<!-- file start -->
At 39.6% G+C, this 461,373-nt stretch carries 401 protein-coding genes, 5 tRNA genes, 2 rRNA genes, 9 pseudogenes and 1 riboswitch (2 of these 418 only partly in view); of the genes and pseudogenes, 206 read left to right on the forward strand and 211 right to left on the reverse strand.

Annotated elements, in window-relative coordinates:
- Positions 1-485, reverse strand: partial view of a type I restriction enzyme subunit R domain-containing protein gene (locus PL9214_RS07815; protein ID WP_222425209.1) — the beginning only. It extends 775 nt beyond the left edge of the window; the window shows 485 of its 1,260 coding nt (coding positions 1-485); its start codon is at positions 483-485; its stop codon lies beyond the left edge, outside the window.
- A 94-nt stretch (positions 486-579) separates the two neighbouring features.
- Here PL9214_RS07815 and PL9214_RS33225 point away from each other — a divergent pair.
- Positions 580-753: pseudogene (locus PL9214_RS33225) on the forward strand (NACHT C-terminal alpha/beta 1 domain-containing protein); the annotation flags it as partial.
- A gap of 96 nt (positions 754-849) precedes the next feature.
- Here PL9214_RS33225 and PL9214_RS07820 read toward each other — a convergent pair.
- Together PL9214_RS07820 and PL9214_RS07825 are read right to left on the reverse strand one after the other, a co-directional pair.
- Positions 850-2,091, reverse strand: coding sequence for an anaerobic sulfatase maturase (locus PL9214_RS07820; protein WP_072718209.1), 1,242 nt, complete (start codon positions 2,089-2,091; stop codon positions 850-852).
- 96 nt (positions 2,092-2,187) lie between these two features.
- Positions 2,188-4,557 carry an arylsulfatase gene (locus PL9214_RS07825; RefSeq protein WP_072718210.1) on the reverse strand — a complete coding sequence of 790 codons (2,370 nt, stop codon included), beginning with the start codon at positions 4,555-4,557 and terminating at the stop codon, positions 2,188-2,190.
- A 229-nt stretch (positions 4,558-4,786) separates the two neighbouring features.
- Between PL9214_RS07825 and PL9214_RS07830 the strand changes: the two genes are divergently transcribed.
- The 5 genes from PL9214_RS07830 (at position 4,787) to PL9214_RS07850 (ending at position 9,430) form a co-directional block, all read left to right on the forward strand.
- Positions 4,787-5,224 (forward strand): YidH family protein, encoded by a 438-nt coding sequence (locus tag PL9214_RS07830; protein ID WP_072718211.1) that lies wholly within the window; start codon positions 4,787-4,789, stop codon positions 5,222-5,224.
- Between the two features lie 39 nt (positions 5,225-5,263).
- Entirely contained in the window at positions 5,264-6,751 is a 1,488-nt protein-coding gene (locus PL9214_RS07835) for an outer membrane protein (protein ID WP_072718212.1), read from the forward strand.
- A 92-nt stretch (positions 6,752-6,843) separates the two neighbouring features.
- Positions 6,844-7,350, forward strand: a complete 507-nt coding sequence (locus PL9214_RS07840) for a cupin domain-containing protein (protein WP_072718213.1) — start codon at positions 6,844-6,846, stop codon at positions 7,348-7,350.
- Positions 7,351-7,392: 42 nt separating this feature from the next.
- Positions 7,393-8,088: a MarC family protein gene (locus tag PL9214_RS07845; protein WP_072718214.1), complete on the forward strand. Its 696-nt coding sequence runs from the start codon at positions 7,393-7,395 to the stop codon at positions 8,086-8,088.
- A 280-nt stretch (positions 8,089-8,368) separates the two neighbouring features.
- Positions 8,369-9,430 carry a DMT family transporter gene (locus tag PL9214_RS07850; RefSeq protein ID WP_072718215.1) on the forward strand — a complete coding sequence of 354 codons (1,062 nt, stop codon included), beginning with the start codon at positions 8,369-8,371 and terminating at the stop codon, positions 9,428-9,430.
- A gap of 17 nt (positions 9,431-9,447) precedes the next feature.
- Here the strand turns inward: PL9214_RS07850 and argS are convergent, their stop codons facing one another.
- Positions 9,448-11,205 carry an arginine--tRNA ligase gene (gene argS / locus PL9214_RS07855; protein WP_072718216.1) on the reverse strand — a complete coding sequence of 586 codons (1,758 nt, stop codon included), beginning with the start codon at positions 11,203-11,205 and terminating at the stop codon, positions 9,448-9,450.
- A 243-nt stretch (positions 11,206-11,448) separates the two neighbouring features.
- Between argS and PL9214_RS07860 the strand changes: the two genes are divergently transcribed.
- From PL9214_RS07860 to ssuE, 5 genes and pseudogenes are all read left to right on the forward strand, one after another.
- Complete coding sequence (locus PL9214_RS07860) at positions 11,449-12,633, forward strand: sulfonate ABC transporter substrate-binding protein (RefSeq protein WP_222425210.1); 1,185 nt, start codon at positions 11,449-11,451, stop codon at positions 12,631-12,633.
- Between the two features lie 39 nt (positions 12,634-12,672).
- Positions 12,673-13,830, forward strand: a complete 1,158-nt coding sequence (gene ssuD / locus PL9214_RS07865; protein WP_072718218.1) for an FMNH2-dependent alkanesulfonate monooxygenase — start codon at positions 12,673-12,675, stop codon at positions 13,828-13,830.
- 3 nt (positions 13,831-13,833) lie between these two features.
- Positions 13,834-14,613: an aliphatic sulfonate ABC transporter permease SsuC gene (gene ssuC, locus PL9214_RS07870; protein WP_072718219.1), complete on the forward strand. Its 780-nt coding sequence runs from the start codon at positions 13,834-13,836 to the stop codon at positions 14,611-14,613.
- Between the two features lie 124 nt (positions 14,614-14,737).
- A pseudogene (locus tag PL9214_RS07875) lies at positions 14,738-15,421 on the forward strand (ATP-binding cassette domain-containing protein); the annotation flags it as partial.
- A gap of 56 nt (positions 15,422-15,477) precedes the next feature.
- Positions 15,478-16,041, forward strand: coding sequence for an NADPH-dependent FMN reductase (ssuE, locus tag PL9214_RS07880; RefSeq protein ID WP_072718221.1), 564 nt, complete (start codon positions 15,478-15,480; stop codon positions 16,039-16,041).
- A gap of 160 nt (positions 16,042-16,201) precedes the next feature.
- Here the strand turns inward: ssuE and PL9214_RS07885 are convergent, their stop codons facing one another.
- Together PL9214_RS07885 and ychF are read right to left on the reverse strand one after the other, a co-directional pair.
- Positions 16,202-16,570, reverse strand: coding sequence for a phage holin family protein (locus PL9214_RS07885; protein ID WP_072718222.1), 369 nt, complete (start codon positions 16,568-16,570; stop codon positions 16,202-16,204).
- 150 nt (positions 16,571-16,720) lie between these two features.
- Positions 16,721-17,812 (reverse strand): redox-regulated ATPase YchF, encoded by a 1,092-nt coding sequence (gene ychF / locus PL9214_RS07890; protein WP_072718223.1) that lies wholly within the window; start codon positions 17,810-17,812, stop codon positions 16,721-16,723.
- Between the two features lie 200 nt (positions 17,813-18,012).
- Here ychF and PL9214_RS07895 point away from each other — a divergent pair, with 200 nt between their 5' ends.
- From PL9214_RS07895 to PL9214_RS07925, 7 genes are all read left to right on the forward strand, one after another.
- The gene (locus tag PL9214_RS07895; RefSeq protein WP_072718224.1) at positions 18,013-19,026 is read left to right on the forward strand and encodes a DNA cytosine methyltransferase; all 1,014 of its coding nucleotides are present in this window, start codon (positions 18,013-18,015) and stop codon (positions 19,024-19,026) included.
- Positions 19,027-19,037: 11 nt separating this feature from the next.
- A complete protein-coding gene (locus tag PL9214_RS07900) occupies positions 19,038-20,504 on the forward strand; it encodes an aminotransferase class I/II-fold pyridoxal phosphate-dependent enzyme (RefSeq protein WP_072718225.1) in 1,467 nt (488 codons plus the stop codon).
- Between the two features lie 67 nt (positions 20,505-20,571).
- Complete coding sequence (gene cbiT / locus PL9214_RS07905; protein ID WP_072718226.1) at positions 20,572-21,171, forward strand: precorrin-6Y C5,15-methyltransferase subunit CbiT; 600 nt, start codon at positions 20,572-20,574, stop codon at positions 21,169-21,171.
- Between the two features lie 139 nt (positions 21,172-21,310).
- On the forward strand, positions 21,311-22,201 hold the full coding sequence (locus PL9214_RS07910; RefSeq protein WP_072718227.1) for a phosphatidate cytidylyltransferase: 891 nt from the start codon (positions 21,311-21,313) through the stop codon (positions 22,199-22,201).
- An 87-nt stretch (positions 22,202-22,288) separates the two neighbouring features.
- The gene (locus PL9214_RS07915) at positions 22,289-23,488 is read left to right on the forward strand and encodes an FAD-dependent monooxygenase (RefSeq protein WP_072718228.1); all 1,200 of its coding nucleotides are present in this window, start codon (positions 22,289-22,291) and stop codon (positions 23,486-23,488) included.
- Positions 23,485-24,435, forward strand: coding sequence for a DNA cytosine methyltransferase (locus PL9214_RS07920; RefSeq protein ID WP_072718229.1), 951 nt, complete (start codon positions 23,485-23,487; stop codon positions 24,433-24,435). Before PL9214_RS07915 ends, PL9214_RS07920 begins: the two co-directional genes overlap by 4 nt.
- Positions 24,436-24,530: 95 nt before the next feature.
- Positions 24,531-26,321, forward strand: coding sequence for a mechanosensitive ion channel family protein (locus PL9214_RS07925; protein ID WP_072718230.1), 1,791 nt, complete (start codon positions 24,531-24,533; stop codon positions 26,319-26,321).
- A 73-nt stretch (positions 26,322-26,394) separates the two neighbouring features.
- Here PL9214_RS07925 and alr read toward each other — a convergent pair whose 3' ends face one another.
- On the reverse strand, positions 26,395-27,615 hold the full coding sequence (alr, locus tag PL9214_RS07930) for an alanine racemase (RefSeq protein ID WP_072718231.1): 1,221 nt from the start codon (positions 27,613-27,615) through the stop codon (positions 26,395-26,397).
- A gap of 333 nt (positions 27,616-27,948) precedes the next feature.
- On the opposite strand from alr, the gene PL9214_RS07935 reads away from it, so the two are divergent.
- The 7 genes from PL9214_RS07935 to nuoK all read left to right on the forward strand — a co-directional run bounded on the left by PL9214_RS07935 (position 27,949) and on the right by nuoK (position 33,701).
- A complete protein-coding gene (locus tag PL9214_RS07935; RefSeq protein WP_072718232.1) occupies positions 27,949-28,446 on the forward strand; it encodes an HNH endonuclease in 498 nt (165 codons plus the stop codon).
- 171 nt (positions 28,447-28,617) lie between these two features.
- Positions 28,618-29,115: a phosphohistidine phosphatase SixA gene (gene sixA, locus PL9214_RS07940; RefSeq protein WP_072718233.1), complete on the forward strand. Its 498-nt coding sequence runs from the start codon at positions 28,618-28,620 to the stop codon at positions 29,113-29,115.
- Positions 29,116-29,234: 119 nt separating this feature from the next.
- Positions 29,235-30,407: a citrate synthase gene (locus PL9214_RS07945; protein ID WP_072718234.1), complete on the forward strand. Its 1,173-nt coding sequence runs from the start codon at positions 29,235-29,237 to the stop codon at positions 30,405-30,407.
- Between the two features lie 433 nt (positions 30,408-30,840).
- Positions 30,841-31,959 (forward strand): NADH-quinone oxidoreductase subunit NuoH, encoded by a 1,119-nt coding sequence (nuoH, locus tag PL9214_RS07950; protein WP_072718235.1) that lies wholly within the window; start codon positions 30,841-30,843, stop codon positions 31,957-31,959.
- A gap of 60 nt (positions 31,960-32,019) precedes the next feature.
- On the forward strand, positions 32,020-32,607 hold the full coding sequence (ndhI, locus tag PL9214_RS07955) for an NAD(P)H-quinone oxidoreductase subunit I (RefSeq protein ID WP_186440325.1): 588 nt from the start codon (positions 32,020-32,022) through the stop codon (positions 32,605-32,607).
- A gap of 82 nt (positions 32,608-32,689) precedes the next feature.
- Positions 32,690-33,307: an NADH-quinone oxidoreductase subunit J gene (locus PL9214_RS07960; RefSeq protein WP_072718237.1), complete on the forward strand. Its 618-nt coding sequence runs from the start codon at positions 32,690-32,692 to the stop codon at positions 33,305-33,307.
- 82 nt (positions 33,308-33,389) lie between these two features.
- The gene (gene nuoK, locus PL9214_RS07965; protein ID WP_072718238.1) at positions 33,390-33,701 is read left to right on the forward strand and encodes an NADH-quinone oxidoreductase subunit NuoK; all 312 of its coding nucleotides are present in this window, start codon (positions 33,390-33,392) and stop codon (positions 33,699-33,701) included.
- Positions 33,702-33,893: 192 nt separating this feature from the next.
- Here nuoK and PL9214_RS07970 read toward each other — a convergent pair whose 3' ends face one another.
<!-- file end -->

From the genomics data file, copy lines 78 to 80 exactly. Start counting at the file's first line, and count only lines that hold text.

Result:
- 82 nt (positions 33,308-33,389) lie between these two features.
- The gene (gene nuoK, locus PL9214_RS07965; protein ID WP_072718238.1) at positions 33,390-33,701 is read left to right on the forward strand and encodes an NADH-quinone oxidoreductase subunit NuoK; all 312 of its coding nucleotides are present in this window, start codon (positions 33,390-33,392) and stop codon (positions 33,699-33,701) included.
- Positions 33,702-33,893: 192 nt separating this feature from the next.